Water resistance means accidentally if gets wet say in rain or fall in water than it is protected unlike previous iphones/phones where there was no such protection. If some scuba driver takes iPhone with him/her for an hour than who to blame for water damage ?
  • Reply 8 of 15
    rcfarcfa Posts: 1,124member
    Water isn’t salt water, nor a random other watery in appearance or partially water liquid.
    Otherwise submersion in hydrochloric acid would be covered, too 🤦🏻‍♂️
  • Reply 9 of 15
    dewmedewme Posts: 5,368member
    Wait a minute, they are claiming that advertising is somewhat misleading, embellished, or exaggerated? I’m shocked, I thought it was all real, that’s the only reason I’ve been stocking up on Old Milwaukee for all these years, you know, waiting for the Swedish Bikini Team to arrive. Heartbroken. 
  • Reply 10 of 15
    mike1mike1 Posts: 3,286member
    Yet there are innumerable examples of phones being submerged for days, weeks and months that work fine.
  • Reply 11 of 15
    baconstangbaconstang Posts: 1,107member
    I've carried a personal communication device in my pocket for 36 years.  
    Never had a problem.  I have managed to not drop it in the toilet, bath or pool.
    Good thing these people don't have kids...    Wait!  What???

  • Reply 12 of 15
    sdw2001sdw2001 Posts: 18,016member
    They advertise water resistance to a certain widely-accepted standard.  Unless they can show that the phones routinely fail to meet those claims, I don't see how this goes anywhere.  They are suing over the fine print?  I guess they want the part that basically says "salt water is more corrosive and may cause damage faster" in bigger font or something?  Maybe the part that says "putting your phone in bleach is not the same as putting in water" should be in red font.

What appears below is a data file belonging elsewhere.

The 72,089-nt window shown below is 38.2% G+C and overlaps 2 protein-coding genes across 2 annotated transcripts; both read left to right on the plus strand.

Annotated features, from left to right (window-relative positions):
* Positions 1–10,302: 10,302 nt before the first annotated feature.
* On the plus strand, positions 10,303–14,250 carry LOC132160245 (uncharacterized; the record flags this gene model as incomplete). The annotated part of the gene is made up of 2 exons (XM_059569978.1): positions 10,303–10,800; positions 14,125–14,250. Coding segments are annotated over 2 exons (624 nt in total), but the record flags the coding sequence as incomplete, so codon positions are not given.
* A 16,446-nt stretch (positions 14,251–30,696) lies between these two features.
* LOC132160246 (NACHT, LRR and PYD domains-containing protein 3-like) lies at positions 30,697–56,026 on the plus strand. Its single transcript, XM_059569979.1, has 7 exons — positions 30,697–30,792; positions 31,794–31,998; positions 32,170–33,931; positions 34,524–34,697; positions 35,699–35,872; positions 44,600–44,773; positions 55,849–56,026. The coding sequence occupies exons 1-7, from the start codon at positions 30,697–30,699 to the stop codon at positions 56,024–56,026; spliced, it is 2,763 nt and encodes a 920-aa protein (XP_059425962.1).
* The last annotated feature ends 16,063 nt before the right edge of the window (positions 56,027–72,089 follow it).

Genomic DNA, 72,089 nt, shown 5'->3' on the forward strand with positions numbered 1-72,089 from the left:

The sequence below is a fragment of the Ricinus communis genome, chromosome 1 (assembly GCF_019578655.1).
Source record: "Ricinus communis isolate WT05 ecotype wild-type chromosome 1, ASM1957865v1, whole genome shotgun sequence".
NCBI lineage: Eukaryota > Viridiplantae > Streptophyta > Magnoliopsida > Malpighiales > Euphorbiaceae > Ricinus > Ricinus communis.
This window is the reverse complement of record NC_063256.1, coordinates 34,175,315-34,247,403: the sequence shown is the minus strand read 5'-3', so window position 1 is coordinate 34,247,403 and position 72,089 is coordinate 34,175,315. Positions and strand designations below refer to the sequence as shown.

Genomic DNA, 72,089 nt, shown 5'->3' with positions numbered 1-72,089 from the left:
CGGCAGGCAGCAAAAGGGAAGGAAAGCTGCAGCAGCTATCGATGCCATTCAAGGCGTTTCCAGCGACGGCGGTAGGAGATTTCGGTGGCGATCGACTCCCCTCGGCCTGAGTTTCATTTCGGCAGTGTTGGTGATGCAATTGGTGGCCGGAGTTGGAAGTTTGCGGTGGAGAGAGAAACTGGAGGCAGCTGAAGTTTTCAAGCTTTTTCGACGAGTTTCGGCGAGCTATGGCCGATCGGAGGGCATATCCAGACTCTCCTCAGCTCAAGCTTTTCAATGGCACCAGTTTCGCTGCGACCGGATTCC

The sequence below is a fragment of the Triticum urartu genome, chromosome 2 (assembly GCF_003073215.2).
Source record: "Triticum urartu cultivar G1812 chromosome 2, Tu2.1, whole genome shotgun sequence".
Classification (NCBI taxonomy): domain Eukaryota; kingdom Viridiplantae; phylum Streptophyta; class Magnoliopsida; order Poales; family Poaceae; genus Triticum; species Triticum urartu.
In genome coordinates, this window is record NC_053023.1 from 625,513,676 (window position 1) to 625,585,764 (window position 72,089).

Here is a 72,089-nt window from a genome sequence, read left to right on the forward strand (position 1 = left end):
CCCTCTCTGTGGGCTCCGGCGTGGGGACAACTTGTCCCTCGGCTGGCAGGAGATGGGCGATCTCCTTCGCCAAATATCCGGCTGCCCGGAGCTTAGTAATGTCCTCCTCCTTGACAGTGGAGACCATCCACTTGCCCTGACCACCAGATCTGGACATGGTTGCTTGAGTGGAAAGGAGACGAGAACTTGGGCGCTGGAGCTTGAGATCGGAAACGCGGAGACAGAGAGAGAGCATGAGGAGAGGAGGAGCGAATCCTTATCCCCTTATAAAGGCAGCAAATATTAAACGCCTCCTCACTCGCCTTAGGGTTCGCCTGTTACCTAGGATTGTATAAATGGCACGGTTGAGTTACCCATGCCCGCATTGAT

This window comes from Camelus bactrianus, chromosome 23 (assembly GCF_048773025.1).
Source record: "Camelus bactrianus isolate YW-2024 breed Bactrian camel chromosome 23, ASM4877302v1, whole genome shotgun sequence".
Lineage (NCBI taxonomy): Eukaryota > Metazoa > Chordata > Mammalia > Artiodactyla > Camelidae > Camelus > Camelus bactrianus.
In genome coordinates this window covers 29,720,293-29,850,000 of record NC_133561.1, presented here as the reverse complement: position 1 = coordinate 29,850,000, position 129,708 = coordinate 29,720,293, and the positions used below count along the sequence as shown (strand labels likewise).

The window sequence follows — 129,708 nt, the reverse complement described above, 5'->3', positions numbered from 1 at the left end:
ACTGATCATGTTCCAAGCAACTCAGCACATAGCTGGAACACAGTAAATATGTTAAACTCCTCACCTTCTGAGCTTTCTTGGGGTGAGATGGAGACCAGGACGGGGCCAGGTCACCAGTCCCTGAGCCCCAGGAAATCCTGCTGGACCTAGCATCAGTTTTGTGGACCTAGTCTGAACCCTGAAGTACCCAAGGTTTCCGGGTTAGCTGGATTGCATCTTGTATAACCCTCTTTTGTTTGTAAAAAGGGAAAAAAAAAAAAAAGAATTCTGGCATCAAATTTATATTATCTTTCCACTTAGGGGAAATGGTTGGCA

I've had iPhones since 2008.  I had temporary water/moisture issues precisely one time while at the beach, about a year ago (a XS Max).  I think I put my phone in my swimsuit pocket while it was damp.  The combo of that and the salt air/high humidity caused touch response/digitizer issues for a few days.  I'd get random apps opening, scrolling, switching, etc.  It resolved in a few days.  I literally took my iPhone 7S in the pool once time and it was completely fine (without a case).  My phone gets wet all the time and I never have an issue.  I'm sure other have been less lucky, but proving Apple's claims are deceptive on the whole is a stretch.  I do think Apple should honor warranties for liquid damage unless they can determine the device was used in a way beyond its IP rating.  
  • Reply 13 of 15
    MplsPMplsP Posts: 3,929member
    For all those saying “well just take care of your phone and don’t get it wet, stupid,” how do you reconcile your positions with Apple’s advertisements of IPxx water resistance ratings? 

  • Reply 14 of 15
    davidwdavidw Posts: 2,053member
    MplsP said:
    For all those saying “well just take care of your phone and don’t get it wet, stupid,” how do you reconcile your positions with Apple’s advertisements of IPxx water resistance ratings?